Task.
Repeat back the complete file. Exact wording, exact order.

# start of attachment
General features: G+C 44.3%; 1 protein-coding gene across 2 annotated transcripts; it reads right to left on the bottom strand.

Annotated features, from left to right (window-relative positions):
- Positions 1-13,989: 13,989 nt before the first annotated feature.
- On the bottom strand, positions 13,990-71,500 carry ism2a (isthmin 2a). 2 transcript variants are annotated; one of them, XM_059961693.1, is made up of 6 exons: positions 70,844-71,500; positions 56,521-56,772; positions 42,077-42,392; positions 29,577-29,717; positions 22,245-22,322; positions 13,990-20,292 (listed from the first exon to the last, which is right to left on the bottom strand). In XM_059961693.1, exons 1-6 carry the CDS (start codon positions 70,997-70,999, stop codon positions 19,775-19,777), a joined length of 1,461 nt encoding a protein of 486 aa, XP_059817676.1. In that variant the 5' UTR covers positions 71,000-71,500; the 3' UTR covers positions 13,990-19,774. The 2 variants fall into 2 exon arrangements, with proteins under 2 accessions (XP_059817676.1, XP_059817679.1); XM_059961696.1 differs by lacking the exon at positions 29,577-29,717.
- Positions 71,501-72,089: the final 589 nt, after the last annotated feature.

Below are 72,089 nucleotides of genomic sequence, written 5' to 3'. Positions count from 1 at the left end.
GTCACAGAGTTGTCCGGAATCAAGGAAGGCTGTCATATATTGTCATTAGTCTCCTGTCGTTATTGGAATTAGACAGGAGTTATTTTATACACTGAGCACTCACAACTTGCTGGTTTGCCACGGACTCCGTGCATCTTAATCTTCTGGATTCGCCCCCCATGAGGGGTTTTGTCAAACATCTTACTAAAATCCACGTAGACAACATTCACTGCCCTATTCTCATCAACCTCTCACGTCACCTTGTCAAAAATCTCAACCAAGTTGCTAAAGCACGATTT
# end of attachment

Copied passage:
General features: G+C 44.3%; 1 protein-coding gene across 2 annotated transcripts; it reads right to left on the bottom strand.

Annotated features, from left to right (window-relative positions):
- Positions 1-13,989: 13,989 nt before the first annotated feature.
- On the bottom strand, positions 13,990-71,500 carry ism2a (isthmin 2a). 2 transcript variants are annotated; one of them, XM_059961693.1, is made up of 6 exons: positions 70,844-71,500; positions 56,521-56,772; positions 42,077-42,392; positions 29,577-29,717; positions 22,245-22,322; positions 13,990-20,292 (listed from the first exon to the last, which is right to left on the bottom strand). In XM_059961693.1, exons 1-6 carry the CDS (start codon positions 70,997-70,999, stop codon positions 19,775-19,777), a joined length of 1,461 nt encoding a protein of 486 aa, XP_059817676.1. In that variant the 5' UTR covers positions 71,000-71,500; the 3' UTR covers positions 13,990-19,774. The 2 variants fall into 2 exon arrangements, with proteins under 2 accessions (XP_059817676.1, XP_059817679.1); XM_059961696.1 differs by lacking the exon at positions 29,577-29,717.
- Positions 71,501-72,089: the final 589 nt, after the last annotated feature.

Below are 72,089 nucleotides of genomic sequence, written 5' to 3'. Positions count from 1 at the left end.
GTCACAGAGTTGTCCGGAATCAAGGAAGGCTGTCATATATTGTCATTAGTCTCCTGTCGTTATTGGAATTAGACAGGAGTTATTTTATACACTGAGCACTCACAACTTGCTGGTTTGCCACGGACTCCGTGCATCTTAATCTTCTGGATTCGCCCCCCATGAGGGGTTTTGTCAAACATCTTACTAAAATCCACGTAGACAACATTCACTGCCCTATTCTCATCAACCTCTCACGTCACCTTGTCAAAAATCTCAACCAAGTTGCTAAAGCACGATTT